Egypt’s June 30 protests drove the chief the armed forces, General Abdel Fattah al-Sisi, to oust President Mohammad Mursi. The army’s intervention was characteristically “coup-like.” Sisi is aware of this problem and is also aware of the threats and complications it poses.
There was no option but to topple Mursi, the alternative would have been civil war. Sisi previously made several attempts to convince Mursi to hold a referendum on early elections. Mursi initially agreed, but changed his mind after mounting pressure from the Muslim Brotherhood’s general guide, Khairat al-Shater.
Taking decisive action was therefore a must to avoid civil war, something the Brotherhood threatened prior to June 30.
The question of who should command authority in Egypt resurfaced after the ouster of Mursi and clashes with his supporters. The political roadmap announced by Sisi on July 3 was not enough of a definitive answer.
The subsequent crisis forced Egyptians to address the question of holding early presidential elections. Speculation emerged that Sisi may run for the presidency, but he repeatedly rejected the idea saying he prefers to be remembered as the man who saved the country and the state.
However, when he was recently asked the same question during an interview with al-Masry al-Youm, he said: “The will of God will prevail.”
If Sisi runs for presidency, he will be the undisputed president. Speculation foresees that if he runs for presidency, he will garner between 70 percent to 75 percent of the vote during the first round alone - a percentage no one but he can attain.
Sisi is currently the most popular figure in Egypt’s political scene. Other potential candidates have even said that they will not run against him.
Some are willing to support him without any reservations while others are ready to question his commitments and agenda. Some are worried that a military figure’s rise to power predicates the “militarizing of society.”
If Sisi becomes president, three challenges will confront him. The first one is linked to security. The question is: How can security be restored without Egyptians losing their civil rights? Sisi can, no doubt, secure the country. However, he may lose popularity if he fails to balance the quest for security with politics. This is a matter which Sisi has not yet addressed considering his post as a military leader.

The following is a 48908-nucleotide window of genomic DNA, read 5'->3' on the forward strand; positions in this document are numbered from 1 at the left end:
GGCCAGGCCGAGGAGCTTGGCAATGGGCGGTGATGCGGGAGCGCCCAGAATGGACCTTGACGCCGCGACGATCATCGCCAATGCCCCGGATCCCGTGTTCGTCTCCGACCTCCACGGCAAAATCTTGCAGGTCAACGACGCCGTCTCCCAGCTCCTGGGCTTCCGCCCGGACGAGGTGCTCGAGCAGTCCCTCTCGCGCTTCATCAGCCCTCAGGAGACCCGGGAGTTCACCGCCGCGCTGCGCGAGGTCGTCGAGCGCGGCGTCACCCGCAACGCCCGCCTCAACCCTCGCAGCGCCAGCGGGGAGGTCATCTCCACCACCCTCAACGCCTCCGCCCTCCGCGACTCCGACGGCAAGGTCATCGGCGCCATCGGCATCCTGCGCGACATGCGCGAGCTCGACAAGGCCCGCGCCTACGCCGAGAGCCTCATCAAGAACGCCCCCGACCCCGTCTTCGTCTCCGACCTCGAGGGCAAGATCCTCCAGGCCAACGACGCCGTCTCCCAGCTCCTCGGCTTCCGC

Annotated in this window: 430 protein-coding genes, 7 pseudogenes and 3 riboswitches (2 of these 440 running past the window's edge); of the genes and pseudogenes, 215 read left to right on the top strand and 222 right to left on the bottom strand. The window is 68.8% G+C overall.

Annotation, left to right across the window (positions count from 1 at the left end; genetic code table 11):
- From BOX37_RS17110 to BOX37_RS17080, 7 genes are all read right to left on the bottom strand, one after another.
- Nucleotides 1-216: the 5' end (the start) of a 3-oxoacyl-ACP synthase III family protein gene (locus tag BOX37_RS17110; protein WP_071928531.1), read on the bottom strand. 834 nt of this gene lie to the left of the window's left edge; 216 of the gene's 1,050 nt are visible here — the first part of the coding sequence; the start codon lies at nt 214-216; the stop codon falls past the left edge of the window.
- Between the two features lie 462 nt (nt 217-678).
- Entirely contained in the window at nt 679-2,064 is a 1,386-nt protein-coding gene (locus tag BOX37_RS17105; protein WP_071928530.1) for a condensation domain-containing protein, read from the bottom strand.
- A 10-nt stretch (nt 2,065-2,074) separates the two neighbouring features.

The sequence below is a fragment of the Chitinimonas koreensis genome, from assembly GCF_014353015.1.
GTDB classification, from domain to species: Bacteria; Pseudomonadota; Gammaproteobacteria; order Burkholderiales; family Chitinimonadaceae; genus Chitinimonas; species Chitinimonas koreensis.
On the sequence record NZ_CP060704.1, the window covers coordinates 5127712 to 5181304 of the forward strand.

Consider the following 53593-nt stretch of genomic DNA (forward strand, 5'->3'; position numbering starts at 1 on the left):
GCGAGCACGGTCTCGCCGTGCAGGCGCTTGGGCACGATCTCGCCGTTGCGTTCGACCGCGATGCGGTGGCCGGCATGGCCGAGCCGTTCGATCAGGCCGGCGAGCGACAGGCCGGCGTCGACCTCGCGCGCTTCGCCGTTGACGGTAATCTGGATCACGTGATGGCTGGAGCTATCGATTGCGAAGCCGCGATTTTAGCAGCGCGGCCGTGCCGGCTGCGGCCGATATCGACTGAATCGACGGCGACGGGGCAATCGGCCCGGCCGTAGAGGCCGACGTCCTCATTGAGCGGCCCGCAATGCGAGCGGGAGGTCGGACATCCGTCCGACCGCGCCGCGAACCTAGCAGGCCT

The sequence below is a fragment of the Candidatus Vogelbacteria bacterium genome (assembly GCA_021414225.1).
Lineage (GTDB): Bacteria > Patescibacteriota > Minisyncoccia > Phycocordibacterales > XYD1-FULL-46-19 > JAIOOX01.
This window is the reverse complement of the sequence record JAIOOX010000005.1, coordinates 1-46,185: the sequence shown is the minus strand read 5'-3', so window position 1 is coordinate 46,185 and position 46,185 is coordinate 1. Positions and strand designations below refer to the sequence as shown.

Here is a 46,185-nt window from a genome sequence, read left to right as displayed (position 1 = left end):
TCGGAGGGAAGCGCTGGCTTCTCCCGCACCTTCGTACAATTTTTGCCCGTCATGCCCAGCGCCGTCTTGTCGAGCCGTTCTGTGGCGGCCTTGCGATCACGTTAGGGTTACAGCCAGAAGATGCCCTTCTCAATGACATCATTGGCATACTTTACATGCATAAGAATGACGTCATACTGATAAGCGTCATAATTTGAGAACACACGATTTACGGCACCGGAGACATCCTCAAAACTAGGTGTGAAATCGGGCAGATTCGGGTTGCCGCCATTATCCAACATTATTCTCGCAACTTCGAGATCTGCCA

The second challenge is social and the question is: How committed is Sisi to the issue of social justice, considered one of the major factors in the ousting of two presidents. Sisi is aware of the nature of the economic problems plaguing Egypt, he knows that decisive measures must be taken to reform economy. But who will pay the price?
The third challenge is political, the question is: How can a popular political bloc be established as the basis of new authority. A political bloc which espouses aims and tools that do not contradict the January and June revolutions. The civil and Islamic movements have fractured. People thus bet on men rather than on agendas. They bet on personal characteristics and not political visions and on the army’s symbolism and not the politicians’ struggles.
Some are demanding that Sisi does not run so he remains chief of the army and thus remains a deterrent against any future president who might act against the people’s wishes. The idea itself includes a plan to clash with any possible president. But at the same time, not running for presidency will lead to dual loyalties in the structure of the new regime. This too will raise disputes. The safest scenario, it seems, is that Sisi rises to power because through his presidential position he can guarantee keeping the army separate from politics.
Sisi is a strategist. The sentiments which appear in his short speeches do not reflect his personality or how he thinks. If he fails to rise up to his popularity, then he will find himself in a crisis, thus decreasing his great popularity.
If he doesn’t run for presidency, three former military figures aspire to become presidents. They are: Ahmad Shafiq, Sami Anan and Murad Muwafi.
All three men think Egypt needs a president who hails from a military background. It’s an assumption which is not based on any facts. Sisi himself will not support a military candidate for the post.
What is most likely, unless Sisi himself becomes president, is that Egypt’s next leader will not hail from a military background.